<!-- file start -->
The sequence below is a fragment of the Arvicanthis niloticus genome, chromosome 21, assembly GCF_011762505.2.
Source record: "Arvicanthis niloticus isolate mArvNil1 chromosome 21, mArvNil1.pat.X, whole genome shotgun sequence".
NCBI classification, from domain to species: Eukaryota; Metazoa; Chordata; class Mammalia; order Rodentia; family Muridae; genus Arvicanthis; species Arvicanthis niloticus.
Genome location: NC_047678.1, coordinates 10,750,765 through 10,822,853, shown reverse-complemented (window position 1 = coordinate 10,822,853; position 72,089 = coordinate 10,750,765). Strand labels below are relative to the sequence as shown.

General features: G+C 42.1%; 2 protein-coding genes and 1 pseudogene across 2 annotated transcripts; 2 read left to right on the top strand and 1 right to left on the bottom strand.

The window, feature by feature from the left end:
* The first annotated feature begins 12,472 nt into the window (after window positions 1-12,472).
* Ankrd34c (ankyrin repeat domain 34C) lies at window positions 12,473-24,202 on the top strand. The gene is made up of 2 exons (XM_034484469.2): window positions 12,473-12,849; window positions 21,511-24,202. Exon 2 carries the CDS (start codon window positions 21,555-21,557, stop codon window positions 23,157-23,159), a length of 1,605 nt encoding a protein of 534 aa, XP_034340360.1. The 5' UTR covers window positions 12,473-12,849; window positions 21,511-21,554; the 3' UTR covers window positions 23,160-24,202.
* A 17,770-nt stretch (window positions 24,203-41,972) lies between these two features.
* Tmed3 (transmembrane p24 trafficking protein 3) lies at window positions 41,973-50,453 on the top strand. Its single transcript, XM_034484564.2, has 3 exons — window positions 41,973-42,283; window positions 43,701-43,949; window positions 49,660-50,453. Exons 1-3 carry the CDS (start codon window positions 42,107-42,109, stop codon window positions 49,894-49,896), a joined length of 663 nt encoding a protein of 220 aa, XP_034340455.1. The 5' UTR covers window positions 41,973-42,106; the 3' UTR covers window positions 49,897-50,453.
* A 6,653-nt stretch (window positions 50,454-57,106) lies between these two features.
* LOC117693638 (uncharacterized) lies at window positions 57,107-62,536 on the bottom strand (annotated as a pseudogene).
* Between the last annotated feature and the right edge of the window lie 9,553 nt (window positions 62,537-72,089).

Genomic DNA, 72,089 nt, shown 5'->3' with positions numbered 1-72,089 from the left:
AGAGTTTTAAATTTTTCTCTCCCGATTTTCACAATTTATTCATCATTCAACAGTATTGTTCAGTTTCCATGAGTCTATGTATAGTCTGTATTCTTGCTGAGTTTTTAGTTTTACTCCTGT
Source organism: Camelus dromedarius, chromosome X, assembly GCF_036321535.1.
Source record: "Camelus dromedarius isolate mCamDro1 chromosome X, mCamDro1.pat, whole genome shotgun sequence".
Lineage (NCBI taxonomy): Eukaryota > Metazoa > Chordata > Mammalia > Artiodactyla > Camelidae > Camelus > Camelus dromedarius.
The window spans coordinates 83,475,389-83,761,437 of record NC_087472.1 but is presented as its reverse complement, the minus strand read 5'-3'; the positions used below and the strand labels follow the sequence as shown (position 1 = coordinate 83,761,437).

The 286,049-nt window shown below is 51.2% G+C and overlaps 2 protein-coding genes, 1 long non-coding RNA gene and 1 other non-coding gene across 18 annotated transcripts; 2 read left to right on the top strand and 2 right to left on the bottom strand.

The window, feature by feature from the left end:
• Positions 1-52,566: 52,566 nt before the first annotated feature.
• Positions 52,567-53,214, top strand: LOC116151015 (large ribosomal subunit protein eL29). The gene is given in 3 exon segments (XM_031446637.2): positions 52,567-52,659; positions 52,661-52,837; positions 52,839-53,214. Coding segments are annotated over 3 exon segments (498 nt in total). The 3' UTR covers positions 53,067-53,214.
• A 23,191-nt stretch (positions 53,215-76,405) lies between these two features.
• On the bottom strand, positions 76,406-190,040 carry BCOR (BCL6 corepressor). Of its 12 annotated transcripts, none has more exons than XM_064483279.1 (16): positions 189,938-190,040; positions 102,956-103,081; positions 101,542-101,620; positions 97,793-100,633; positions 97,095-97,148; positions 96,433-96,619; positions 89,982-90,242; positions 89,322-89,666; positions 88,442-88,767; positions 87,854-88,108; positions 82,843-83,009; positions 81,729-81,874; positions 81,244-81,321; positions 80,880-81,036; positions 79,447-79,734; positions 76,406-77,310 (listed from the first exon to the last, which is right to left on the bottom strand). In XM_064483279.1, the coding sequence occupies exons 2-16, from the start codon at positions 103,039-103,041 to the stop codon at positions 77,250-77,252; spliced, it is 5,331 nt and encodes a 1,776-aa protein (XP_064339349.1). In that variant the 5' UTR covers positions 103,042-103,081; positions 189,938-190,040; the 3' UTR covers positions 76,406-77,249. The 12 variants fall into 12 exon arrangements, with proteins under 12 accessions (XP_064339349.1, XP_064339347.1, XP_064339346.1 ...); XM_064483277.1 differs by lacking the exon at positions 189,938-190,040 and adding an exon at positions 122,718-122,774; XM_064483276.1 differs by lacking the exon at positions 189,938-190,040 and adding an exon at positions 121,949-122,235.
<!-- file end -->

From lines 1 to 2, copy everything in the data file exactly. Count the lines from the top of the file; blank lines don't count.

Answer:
The sequence below is a fragment of the Arvicanthis niloticus genome, chromosome 21, assembly GCF_011762505.2.
Source record: "Arvicanthis niloticus isolate mArvNil1 chromosome 21, mArvNil1.pat.X, whole genome shotgun sequence".